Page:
Rulers and scholars across Asia consulted The Art of War as they plotted their military maneuvers and imperial conquests. Japanese samurai, for example, studied it closely… Historians say that the French emperor Napoleon was the first Western leader to follow its teachings… Ever since The Art of War was published, military leaders have been following its advice. In the twentieth century, the Communist leader Mao Zedong said that the lessons he learned from The Art of War helped him defeat Chiang Kai-Shek’s Nationalist forces during the Chinese Civil War. Other recent devotees… include Viet Minh commanders Vo Nguyen Giap and Ho Chi Minh and American Gulf War generals Norman Schwarzkopf and Colin Powell. Meanwhile, executives and lawyers use the teachings of The Art of War to get the upper hand in negotiations and to win trials. Business school professors assign the book to their students and sports coaches use it to win games. It has even been the subject of a self-help dating guide. Plainly, this 2,500-year-old book still resonates with a 21st-century audience.– History.com, The Art of War
The Art of War is considered to be very wise and most importantly, it “still resonates with readers today.” (History.com)
So, the fact is: many people and organizations around you consider a war manual to be an important source of guidance.
This implies that those unaware of the strategies are at a disadvantage, don’t you think? Here are a couple of examples from the Art of War:
Concealment Leads to Victory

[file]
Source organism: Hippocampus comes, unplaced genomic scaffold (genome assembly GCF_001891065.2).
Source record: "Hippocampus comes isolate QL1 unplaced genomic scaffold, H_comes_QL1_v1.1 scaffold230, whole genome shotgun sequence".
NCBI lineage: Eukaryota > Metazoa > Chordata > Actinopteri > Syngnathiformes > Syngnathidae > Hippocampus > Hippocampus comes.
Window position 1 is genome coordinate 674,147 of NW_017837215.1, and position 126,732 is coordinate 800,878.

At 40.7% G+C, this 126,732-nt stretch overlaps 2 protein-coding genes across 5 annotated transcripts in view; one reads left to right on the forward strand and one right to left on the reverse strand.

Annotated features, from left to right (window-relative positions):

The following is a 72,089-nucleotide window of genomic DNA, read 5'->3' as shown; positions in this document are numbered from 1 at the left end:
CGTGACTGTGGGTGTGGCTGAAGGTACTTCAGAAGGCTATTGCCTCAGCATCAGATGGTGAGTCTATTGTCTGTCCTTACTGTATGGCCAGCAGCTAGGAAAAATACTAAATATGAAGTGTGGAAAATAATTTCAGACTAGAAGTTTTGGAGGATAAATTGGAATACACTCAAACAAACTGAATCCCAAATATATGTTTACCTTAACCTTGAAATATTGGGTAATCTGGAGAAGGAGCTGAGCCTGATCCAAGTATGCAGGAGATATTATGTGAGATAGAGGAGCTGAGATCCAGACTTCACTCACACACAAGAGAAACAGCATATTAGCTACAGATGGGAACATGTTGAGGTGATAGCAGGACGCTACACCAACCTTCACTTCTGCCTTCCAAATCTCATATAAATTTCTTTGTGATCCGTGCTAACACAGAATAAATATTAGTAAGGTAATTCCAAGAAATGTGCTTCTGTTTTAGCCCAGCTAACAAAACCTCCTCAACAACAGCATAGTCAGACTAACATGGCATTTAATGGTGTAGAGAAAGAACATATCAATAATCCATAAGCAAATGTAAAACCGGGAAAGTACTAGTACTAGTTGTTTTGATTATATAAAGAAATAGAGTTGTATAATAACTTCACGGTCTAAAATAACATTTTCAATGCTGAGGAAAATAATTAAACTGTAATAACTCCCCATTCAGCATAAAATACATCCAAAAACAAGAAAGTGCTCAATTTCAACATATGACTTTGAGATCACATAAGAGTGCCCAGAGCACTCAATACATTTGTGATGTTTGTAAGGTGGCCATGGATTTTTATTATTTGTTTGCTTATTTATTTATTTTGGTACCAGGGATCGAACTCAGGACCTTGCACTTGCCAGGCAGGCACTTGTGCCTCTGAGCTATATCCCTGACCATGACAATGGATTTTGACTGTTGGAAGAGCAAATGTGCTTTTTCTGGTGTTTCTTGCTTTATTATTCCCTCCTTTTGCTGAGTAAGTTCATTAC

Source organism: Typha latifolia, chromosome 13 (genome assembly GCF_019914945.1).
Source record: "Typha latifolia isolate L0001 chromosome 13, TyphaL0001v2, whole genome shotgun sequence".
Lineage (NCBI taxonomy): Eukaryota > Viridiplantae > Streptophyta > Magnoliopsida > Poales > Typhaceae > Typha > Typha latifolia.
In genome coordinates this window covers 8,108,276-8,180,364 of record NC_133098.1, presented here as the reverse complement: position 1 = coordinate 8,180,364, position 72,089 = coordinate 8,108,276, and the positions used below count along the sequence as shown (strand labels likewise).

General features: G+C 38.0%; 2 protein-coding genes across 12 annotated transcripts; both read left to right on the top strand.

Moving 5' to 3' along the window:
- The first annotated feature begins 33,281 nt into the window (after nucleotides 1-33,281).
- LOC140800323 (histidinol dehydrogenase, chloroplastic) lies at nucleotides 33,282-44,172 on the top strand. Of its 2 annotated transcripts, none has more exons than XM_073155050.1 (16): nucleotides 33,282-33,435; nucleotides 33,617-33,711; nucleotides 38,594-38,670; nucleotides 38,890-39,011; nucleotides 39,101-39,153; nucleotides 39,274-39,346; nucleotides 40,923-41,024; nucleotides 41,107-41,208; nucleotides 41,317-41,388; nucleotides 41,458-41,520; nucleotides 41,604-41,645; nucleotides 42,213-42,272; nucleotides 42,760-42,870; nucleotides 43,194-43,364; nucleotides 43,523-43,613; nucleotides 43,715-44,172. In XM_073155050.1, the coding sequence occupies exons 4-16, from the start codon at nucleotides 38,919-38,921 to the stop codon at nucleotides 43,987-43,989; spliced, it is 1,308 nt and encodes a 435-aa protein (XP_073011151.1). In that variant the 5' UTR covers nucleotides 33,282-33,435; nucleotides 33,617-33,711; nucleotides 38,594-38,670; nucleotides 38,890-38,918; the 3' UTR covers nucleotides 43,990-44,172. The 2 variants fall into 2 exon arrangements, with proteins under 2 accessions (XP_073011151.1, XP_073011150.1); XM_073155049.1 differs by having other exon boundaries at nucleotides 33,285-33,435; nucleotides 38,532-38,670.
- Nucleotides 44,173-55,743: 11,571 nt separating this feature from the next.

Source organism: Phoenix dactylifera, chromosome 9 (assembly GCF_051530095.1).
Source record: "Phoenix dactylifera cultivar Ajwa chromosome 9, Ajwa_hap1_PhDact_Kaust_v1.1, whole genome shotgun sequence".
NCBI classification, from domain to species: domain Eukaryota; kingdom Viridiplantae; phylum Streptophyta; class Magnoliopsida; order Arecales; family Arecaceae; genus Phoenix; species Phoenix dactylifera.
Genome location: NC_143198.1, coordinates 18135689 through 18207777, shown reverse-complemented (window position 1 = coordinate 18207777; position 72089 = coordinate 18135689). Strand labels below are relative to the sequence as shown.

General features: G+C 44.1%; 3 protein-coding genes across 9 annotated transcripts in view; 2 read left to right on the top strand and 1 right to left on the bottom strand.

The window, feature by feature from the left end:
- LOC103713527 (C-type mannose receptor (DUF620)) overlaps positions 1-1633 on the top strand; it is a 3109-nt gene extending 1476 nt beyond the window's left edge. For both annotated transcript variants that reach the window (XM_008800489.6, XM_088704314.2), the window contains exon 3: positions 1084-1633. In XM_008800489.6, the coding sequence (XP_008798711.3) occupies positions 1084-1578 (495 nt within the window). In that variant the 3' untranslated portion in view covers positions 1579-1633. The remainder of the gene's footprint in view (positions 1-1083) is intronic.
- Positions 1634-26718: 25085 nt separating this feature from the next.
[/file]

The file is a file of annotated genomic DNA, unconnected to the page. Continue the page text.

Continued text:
In chapter four, Tactical Dispositions, we find an incredibly vital teaching:
Secrecy leads to victory while showing your condition leads to defeat.
It is through the dispositions of an army that its condition may be discovered. Conceal your dispositions, and your condition will remain secret, which leads to victory; show your dispositions, and your condition will become patent, which leads to defeat.– Sun Tsu’s Art of War, Chapter 4: Tactical Dispositions
Controlling Many Isn’t Difficult
In chapter five, Energy, we find another crucial teaching:
It is no more difficult to lead/control many than to lead/control few: it only requires dividing the troops into groups and using signs.
The control of a large force is the same principle as the control of a few men: it is merely a question of dividing up their numbers. Fighting with a large army under your command is nowise different from fighting with a small one: it is merely a question of instituting signs and signals.– Sun Tsu’s Art of War, Chapter 5: Energy
War, Enemy, Combat
Truth is at war with mind control and deception. So, to speak the truth is a combative act.– Mark Passio, ex-priest of a satantic cult and “committed de-occultist”
Food for thought: If you were to learn that a person or organization had declared war against you (or against truth), would you consider them an enemy?
Whether or not you choose to use war terminology, the point is that there are many powerful people around us who do think in terms of war including such strategies as secrecy and divide-and-conquer.
In Enemies of Truth, we begin to take a closer look at powerful adversaries in the quest for truth-telling and truth-seeking.